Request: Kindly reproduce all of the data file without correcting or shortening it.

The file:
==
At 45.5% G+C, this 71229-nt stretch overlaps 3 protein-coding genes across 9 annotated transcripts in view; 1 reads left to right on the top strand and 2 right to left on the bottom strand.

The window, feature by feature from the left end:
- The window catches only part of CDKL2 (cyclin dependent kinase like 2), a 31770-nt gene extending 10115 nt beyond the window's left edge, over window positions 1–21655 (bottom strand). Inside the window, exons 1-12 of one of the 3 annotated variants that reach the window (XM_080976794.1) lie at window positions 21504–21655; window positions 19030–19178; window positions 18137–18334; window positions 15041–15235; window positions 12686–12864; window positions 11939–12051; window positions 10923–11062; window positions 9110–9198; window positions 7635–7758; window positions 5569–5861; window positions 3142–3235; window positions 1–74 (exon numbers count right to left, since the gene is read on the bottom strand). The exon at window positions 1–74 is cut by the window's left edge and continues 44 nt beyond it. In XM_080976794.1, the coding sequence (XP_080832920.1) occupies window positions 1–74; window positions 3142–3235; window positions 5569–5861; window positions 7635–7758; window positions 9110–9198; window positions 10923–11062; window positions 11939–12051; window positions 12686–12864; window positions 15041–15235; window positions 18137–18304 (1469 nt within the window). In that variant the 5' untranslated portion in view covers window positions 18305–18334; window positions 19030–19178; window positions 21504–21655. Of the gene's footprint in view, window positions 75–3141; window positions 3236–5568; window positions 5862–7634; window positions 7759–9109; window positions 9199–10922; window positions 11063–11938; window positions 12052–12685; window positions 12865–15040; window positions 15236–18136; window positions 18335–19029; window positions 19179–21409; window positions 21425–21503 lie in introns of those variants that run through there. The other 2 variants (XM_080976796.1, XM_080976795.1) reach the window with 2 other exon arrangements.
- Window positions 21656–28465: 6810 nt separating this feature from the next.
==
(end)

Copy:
At 45.5% G+C, this 71229-nt stretch overlaps 3 protein-coding genes across 9 annotated transcripts in view; 1 reads left to right on the top strand and 2 right to left on the bottom strand.

The window, feature by feature from the left end:
- The window catches only part of CDKL2 (cyclin dependent kinase like 2), a 31770-nt gene extending 10115 nt beyond the window's left edge, over window positions 1–21655 (bottom strand). Inside the window, exons 1-12 of one of the 3 annotated variants that reach the window (XM_080976794.1) lie at window positions 21504–21655; window positions 19030–19178; window positions 18137–18334; window positions 15041–15235; window positions 12686–12864; window positions 11939–12051; window positions 10923–11062; window positions 9110–9198; window positions 7635–7758; window positions 5569–5861; window positions 3142–3235; window positions 1–74 (exon numbers count right to left, since the gene is read on the bottom strand). The exon at window positions 1–74 is cut by the window's left edge and continues 44 nt beyond it. In XM_080976794.1, the coding sequence (XP_080832920.1) occupies window positions 1–74; window positions 3142–3235; window positions 5569–5861; window positions 7635–7758; window positions 9110–9198; window positions 10923–11062; window positions 11939–12051; window positions 12686–12864; window positions 15041–15235; window positions 18137–18304 (1469 nt within the window). In that variant the 5' untranslated portion in view covers window positions 18305–18334; window positions 19030–19178; window positions 21504–21655. Of the gene's footprint in view, window positions 75–3141; window positions 3236–5568; window positions 5862–7634; window positions 7759–9109; window positions 9199–10922; window positions 11063–11938; window positions 12052–12685; window positions 12865–15040; window positions 15236–18136; window positions 18335–19029; window positions 19179–21409; window positions 21425–21503 lie in introns of those variants that run through there. The other 2 variants (XM_080976796.1, XM_080976795.1) reach the window with 2 other exon arrangements.
- Window positions 21656–28465: 6810 nt separating this feature from the next.